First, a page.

Posted in Advice/Helpful Sites

Rules for Writing Romance


I love writing steamy scenes. Maybe even better are the non-steamy but horribly romantic scenes – scenes that make me giggle like a teenage girl with a crush. It’s as if I get to live vicariously through my characters.

Well, it’s not “as if” I get to live vicariously through them, I actually do.

Writing romance scenes allows my romantic side to rule the roost for awhile without my practical side butting in and being cynical or reminding me of reason.

But can we write whatever we want when it comes to romance?

Sure. Just don’t expect it to be any good or sell.

Not like I know what sells or what’s appropriate to write when it comes to romance. I may have romantic scenes, but my writing (as of this point) can’t be catagorized as Romance. But there are others out there who I’m sure know what they’re talking about.

Here are 5 things I agree with Jody Hedlund about:


This goes against a pin I saw on Pinterest recently…


I agree with putting obstacles in lovers’ paths, but I hate it when a romance makes the heroine’s life miserable. My heart breaks for her, for both of them really, and when the “happy” ending comes it almost doesn’t seem worth it or good enough.

Granted, in a movie, you need misery and major conflict. Maybe even a sadish ending. But a romance book?

Romances are fluff. Pure and simple. Storyline-wise they can be entertaining fluff but they’re fluff all the same.


Check out Nora Roberts for some of the best romances out there (in my opinion anyway). She’s written oodles of books. Remember, though, that there are only so many ways to tell a story. After that, nothing’s original…even if Nora Roberts wrote it.

51ahc8dEMpL__SY344_PJlook-inside-v2,TopRight,1,0_SH20_BO1,204,203,200_Some of her books (one in particular – Born In Fire) seem to have sex scenes for the sake of having sex scenes. I commented about it to my mom while I raved about the book (it was really good despite the thrown-in sex – awesome descriptions of art and glass-blowing) and she said that romance publishers most likely have a prerequisite for how much sex is in any book they publish.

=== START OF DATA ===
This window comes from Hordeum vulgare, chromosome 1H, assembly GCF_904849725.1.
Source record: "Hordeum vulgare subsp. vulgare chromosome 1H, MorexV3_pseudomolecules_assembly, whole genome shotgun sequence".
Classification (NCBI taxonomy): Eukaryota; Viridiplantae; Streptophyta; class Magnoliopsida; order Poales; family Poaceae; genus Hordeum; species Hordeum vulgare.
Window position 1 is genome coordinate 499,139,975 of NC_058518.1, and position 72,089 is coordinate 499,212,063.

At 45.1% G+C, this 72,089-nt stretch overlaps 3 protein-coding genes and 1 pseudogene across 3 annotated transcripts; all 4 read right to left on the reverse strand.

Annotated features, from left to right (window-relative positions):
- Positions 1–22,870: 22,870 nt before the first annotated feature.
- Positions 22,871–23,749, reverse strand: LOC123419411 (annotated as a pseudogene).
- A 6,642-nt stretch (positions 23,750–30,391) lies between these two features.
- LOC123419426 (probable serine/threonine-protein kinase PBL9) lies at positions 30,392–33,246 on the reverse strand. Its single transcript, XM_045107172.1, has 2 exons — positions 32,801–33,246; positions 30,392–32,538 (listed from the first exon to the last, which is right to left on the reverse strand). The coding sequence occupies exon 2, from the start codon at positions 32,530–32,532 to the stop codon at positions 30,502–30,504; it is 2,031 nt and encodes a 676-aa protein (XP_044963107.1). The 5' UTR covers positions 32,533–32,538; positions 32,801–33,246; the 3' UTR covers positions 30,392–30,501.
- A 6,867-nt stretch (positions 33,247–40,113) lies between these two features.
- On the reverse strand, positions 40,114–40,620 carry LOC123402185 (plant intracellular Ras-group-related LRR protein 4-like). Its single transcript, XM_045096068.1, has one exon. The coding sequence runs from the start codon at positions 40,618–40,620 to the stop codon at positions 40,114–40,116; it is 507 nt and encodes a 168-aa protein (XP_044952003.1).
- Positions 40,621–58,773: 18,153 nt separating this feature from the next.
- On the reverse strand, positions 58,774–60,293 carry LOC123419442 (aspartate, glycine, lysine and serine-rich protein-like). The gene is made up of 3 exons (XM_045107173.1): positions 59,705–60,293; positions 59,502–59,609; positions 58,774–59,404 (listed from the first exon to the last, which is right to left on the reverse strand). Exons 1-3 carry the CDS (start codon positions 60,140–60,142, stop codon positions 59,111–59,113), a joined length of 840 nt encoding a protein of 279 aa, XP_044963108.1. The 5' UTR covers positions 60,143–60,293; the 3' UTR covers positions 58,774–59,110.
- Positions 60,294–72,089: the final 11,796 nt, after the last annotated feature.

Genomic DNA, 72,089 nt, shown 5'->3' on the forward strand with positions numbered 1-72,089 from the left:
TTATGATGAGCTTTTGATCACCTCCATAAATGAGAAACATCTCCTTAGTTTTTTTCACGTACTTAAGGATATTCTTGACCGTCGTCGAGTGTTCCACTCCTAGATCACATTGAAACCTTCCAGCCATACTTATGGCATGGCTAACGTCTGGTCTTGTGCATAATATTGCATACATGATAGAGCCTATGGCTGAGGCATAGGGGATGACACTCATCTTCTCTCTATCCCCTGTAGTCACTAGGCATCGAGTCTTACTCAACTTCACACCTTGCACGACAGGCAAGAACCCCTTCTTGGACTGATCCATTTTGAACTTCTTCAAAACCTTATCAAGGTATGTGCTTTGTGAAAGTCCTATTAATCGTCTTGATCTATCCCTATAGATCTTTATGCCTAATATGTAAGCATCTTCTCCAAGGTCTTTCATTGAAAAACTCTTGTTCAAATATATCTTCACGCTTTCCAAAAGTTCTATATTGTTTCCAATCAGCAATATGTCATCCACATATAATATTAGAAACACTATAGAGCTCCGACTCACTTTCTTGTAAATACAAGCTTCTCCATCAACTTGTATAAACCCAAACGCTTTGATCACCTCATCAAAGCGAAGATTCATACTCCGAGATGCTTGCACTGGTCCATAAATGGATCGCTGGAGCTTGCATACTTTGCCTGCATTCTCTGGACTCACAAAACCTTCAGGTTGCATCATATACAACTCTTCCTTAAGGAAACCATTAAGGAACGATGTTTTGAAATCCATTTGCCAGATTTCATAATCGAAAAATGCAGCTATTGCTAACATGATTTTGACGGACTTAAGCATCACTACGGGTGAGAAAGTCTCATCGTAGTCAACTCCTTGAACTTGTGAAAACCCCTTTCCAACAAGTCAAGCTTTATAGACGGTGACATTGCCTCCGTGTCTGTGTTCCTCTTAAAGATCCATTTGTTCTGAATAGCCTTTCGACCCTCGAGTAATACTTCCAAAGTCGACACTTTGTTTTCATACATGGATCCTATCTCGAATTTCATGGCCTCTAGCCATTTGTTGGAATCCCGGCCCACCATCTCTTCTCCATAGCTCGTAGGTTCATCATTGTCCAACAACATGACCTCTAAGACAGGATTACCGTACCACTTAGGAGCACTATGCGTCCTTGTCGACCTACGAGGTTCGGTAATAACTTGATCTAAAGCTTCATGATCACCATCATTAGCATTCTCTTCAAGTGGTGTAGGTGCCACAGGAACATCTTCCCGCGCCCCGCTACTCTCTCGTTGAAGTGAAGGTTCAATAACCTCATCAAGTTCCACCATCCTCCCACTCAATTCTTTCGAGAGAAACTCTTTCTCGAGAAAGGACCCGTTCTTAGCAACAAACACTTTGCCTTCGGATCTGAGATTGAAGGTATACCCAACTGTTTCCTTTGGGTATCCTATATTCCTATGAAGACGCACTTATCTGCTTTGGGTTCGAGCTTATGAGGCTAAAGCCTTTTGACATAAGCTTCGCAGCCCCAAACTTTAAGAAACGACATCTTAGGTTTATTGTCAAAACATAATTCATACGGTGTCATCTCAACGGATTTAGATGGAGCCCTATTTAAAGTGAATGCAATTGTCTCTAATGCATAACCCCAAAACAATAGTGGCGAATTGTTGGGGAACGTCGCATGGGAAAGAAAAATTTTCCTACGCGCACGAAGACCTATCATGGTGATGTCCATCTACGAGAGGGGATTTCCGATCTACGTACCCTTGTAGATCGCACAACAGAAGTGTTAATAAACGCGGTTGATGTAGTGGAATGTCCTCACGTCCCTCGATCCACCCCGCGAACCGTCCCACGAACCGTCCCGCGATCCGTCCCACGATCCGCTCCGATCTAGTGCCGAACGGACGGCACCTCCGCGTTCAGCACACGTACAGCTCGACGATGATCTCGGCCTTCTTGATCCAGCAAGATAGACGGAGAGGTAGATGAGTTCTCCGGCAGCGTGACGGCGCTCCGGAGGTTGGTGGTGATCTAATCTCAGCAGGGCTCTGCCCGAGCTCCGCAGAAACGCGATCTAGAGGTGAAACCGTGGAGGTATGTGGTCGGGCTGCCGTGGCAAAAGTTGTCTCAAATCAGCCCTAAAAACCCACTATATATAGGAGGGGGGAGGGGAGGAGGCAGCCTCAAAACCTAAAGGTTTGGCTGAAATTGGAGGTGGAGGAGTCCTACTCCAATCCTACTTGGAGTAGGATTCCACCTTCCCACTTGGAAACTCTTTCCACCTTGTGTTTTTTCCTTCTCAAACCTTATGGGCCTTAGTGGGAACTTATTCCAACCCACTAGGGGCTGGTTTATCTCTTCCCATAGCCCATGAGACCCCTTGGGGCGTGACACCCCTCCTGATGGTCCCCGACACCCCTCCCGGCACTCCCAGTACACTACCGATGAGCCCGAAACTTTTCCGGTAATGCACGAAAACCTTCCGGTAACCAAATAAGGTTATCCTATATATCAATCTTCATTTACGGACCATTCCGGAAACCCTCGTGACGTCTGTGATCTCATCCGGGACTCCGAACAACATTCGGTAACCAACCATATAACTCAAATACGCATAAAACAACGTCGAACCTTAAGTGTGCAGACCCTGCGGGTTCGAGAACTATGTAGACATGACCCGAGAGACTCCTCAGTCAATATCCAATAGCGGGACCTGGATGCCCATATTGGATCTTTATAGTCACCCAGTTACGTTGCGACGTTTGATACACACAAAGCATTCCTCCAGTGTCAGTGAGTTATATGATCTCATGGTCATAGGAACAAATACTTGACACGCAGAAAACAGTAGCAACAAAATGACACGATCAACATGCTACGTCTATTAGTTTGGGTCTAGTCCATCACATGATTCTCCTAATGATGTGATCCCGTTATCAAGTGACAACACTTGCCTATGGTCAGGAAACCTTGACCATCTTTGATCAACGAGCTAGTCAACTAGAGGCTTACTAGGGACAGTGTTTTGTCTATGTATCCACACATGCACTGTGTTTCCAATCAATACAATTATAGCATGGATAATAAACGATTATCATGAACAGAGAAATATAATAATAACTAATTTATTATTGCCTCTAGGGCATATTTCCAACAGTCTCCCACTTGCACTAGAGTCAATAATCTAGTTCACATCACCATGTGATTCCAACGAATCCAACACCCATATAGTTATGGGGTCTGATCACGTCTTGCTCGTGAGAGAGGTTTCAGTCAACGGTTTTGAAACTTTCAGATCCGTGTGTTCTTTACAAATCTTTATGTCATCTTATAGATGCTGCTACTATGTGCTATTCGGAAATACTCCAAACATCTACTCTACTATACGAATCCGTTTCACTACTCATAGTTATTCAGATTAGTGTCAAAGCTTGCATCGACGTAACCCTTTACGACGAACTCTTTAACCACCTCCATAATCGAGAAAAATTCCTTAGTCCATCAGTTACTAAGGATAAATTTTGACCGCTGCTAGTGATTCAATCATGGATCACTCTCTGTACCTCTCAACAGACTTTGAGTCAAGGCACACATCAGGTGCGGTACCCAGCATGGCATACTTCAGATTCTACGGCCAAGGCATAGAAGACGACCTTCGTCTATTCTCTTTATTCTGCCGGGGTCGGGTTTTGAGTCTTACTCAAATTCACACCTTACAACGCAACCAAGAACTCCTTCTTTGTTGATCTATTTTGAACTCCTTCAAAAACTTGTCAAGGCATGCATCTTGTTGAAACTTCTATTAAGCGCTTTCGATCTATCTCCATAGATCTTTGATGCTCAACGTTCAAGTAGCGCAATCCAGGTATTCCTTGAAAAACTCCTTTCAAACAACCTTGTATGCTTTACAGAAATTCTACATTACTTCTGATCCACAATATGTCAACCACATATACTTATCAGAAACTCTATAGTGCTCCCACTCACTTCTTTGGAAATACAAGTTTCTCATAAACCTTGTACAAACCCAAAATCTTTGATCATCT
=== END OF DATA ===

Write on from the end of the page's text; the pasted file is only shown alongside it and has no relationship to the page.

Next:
For example:

  • Put in too much sex or make it too erotic and you may have Erotica
  • Too little sex and perhaps you no longer have a romance at all in any kind of romance subgenre

That brings me to the question of: what are the subgenres of romance writing?


Holy cow! If I ever needed a reason to write romance other than for the sake of letting out my inner romantic, all I need to do is look at the estimated revenue from romance fiction in 2011! $1.368 BILLION!!

Sign me up! Woo!

I love Leigh Michaels above quote about romance books assuring the reader that happy endings are possible.

…No matter how bleak things sometimes look, in the end everything will turn out right and true love will triumph…

That makes me sigh. I literally sighed with dreamy happiness after typing that quote.

And now to get on with my own writing. The scene I’m currently writing is the next best thing to romance – Horror!

And I sighed again out of pure happiness!

What’s your favorite genre to write? Or, if not genre, what’s your favorite kind of scene to write?



I believe in living life and not letting it pass you by. I mean, come on, if you really want to do something but don't have the courage to do it so you let the opportunity disappear, you may regret it for the rest of your life. How can you know what you're capable of unless you go for it? Like every writer, I naturally plan on becoming world-famous (not really). I love reading, writing, fitness, coffee, watching my favorite movies/shows, listening to music, and trying new things even if they're sometimes terrifying. I'm a writer, a group fitness instructor, a personal trainer, and a nutter for doing all of the above.

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